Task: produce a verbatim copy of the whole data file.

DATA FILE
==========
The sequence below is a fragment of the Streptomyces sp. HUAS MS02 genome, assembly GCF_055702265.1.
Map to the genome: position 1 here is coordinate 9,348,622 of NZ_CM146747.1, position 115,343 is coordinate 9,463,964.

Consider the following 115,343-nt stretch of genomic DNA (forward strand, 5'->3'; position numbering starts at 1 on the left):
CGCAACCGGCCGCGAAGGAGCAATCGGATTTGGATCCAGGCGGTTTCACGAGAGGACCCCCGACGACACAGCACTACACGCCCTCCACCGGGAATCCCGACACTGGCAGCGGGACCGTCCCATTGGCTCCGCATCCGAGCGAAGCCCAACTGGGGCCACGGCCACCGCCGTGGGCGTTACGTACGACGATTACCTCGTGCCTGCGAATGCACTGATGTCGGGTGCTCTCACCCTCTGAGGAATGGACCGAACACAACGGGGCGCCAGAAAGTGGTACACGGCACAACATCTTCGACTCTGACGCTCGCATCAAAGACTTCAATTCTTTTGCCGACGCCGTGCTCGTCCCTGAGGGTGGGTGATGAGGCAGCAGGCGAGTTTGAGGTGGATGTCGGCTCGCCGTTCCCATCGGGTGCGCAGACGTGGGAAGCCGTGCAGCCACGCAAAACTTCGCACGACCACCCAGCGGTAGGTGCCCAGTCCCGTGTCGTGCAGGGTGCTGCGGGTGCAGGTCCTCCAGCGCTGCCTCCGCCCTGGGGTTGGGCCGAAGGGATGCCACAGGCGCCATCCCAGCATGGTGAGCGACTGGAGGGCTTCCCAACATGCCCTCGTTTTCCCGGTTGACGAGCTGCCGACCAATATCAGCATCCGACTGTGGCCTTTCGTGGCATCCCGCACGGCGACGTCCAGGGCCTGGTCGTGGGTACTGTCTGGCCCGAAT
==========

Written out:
The sequence below is a fragment of the Streptomyces sp. HUAS MS02 genome, assembly GCF_055702265.1.
Map to the genome: position 1 here is coordinate 9,348,622 of NZ_CM146747.1, position 115,343 is coordinate 9,463,964.

Consider the following 115,343-nt stretch of genomic DNA (forward strand, 5'->3'; position numbering starts at 1 on the left):
CGCAACCGGCCGCGAAGGAGCAATCGGATTTGGATCCAGGCGGTTTCACGAGAGGACCCCCGACGACACAGCACTACACGCCCTCCACCGGGAATCCCGACACTGGCAGCGGGACCGTCCCATTGGCTCCGCATCCGAGCGAAGCCCAACTGGGGCCACGGCCACCGCCGTGGGCGTTACGTACGACGATTACCTCGTGCCTGCGAATGCACTGATGTCGGGTGCTCTCACCCTCTGAGGAATGGACCGAACACAACGGGGCGCCAGAAAGTGGTACACGGCACAACATCTTCGACTCTGACGCTCGCATCAAAGACTTCAATTCTTTTGCCGACGCCGTGCTCGTCCCTGAGGGTGGGTGATGAGGCAGCAGGCGAGTTTGAGGTGGATGTCGGCTCGCCGTTCCCATCGGGTGCGCAGACGTGGGAAGCCGTGCAGCCACGCAAAACTTCGCACGACCACCCAGCGGTAGGTGCCCAGTCCCGTGTCGTGCAGGGTGCTGCGGGTGCAGGTCCTCCAGCGCTGCCTCCGCCCTGGGGTTGGGCCGAAGGGATGCCACAGGCGCCATCCCAGCATGGTGAGCGACTGGAGGGCTTCCCAACATGCCCTCGTTTTCCCGGTTGACGAGCTGCCGACCAATATCAGCATCCGACTGTGGCCTTTCGTGGCATCCCGCACGGCGACGTCCAGGGCCTGGTCGTGGGTACTGTCTGGCCCGAAT